We have all heard the jokes, "there were checks left in the checkbook," or "they accepted the card."
For me, it was not a joke, but a reality. The above mentality was what, 10 years ago, caused me to be on the verge of bankruptcy. I was in a very unfulfilled marriage and was very unhappy, and the money issues was a big part of the picture. You see, the harder I worked, the faster it was spent. It was a death spiral.
Fast forward to today. Beth and I are by no means frugal, but we are definitely more on the tightwad side of the fence, and of the same mindset. If we do not have the cash in the bank, then we are not going to buy, period! Today, our only debt is our primary mortgage, and we are paying that off at a 20 year versus 30 year clip. Together, we rock :o)
If you wondered what inspired the entry, take a look below, and if you want more detail, click the link.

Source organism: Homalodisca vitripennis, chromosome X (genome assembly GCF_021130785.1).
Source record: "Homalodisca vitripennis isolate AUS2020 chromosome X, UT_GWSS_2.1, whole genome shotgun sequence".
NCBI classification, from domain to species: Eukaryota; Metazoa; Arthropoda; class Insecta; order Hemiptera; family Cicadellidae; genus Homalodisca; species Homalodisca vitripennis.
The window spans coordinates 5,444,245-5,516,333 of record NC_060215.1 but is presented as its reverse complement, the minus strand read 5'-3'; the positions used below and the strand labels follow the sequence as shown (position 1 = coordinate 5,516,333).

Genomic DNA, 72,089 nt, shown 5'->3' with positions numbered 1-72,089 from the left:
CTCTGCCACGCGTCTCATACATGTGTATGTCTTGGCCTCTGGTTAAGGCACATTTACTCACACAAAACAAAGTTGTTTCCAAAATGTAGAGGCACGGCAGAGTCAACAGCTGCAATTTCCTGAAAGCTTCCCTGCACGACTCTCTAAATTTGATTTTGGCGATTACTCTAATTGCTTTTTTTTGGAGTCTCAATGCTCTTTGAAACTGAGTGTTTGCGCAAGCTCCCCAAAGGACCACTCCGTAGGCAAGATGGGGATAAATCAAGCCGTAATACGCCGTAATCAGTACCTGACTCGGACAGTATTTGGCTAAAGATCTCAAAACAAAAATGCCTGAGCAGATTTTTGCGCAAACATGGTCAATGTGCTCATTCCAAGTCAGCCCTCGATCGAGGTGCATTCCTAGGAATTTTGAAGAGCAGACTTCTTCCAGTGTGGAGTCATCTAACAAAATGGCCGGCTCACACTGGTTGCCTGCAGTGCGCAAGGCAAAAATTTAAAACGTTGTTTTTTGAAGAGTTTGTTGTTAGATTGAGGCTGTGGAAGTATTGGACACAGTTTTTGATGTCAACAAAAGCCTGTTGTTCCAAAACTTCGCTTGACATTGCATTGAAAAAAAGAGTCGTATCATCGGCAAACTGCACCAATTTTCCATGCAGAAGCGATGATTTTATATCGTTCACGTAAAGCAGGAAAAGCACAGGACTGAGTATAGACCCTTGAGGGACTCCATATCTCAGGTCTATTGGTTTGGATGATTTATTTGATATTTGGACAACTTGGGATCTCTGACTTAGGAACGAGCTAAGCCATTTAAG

If you think you butt heads often with your spouse or significant other when it comes to money matters, you're probably not imagining it. Science has confirmed what many people have already suspected: When it comes to viewpoints on spending and saving, opposites really do attract.
Unfortunately, this difference in outlook can lead to marital friction (if you've ever been on either side of a tiff resulting from an ill-planned impulse purchase, you already know this). Here's what the studies found: Spendthrifts and tightwads (yes, those were the actual terms used by the researchers) tend to gravitate toward partners on the opposite side of the spend-save spectrum.
All too often, though, the result of this discrepancy is marital strife. It's familiar sitcom fodder, whether the depiction is of a shoe-loving housewife or a husband with a penchant for pricey power tools. In real life, though, not seeing eye to eye on money is cited as a major cause of friction and even divorce among couples.